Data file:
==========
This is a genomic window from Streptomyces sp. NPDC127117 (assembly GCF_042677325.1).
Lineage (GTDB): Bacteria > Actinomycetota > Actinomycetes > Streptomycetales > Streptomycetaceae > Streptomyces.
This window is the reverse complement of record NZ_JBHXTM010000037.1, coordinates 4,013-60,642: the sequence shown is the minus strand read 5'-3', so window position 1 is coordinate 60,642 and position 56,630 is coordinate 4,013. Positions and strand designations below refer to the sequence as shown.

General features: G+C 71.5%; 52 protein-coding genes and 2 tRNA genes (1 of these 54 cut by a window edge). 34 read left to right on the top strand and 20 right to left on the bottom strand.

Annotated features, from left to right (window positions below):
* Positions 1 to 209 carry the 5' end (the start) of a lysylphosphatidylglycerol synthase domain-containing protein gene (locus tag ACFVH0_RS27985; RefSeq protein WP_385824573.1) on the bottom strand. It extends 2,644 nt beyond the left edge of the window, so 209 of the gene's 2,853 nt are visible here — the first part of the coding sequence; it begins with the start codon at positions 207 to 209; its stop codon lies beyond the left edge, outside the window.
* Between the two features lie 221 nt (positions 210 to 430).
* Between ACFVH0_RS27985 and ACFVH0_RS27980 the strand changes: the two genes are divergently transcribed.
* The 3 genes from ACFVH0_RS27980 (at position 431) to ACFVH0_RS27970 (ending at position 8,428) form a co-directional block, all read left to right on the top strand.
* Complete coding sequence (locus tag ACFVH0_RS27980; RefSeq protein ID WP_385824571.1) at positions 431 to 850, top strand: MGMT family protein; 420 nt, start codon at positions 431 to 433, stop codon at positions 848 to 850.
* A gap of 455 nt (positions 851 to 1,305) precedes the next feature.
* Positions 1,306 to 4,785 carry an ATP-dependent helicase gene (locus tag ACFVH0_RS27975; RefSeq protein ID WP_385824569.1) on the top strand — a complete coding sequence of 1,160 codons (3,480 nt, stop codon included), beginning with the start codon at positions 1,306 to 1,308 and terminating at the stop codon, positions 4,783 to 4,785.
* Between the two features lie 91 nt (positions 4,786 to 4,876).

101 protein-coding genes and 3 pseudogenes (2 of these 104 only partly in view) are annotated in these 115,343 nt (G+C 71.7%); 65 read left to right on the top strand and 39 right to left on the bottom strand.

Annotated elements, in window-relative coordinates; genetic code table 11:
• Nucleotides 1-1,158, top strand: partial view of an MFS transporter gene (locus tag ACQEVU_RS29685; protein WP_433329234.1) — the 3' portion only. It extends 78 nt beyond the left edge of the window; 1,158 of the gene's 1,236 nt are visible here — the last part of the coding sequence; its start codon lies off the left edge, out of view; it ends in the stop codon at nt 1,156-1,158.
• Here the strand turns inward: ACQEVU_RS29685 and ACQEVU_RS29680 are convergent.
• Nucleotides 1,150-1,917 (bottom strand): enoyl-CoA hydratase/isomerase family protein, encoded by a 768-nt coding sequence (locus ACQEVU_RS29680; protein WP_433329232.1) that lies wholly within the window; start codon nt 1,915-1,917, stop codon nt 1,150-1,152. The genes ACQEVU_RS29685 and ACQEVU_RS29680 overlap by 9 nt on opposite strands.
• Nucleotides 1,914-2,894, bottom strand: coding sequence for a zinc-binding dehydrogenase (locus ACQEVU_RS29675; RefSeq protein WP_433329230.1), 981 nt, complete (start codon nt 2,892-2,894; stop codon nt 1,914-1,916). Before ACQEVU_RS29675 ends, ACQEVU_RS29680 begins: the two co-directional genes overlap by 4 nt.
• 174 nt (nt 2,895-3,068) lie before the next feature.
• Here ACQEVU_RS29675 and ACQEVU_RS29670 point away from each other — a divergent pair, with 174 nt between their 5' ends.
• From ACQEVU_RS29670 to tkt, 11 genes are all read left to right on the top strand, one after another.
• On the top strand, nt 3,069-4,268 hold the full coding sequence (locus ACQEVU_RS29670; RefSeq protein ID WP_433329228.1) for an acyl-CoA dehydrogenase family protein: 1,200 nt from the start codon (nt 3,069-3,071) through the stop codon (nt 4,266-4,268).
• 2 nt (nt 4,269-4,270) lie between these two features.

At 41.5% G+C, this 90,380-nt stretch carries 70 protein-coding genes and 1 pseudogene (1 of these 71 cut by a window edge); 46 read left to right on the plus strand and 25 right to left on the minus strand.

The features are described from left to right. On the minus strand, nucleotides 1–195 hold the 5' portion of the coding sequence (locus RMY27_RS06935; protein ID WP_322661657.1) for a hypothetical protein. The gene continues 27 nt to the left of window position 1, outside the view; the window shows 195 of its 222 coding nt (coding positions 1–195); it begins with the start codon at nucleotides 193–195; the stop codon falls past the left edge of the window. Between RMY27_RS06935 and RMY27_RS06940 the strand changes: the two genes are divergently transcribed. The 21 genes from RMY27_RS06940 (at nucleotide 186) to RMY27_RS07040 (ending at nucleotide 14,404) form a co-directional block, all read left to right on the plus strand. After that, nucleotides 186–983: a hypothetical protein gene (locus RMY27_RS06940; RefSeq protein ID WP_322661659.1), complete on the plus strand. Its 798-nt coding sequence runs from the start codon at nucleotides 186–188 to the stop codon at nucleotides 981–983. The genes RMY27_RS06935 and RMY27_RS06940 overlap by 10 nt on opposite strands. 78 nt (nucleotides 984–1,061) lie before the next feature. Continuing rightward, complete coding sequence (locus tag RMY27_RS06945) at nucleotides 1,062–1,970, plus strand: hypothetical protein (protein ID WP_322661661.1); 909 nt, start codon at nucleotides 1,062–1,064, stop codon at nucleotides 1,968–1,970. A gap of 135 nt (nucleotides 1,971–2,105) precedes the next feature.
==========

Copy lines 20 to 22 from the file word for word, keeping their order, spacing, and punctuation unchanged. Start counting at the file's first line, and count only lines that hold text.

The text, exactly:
• 174 nt (nt 2,895-3,068) lie before the next feature.
• Here ACQEVU_RS29675 and ACQEVU_RS29670 point away from each other — a divergent pair, with 174 nt between their 5' ends.
• From ACQEVU_RS29670 to tkt, 11 genes are all read left to right on the top strand, one after another.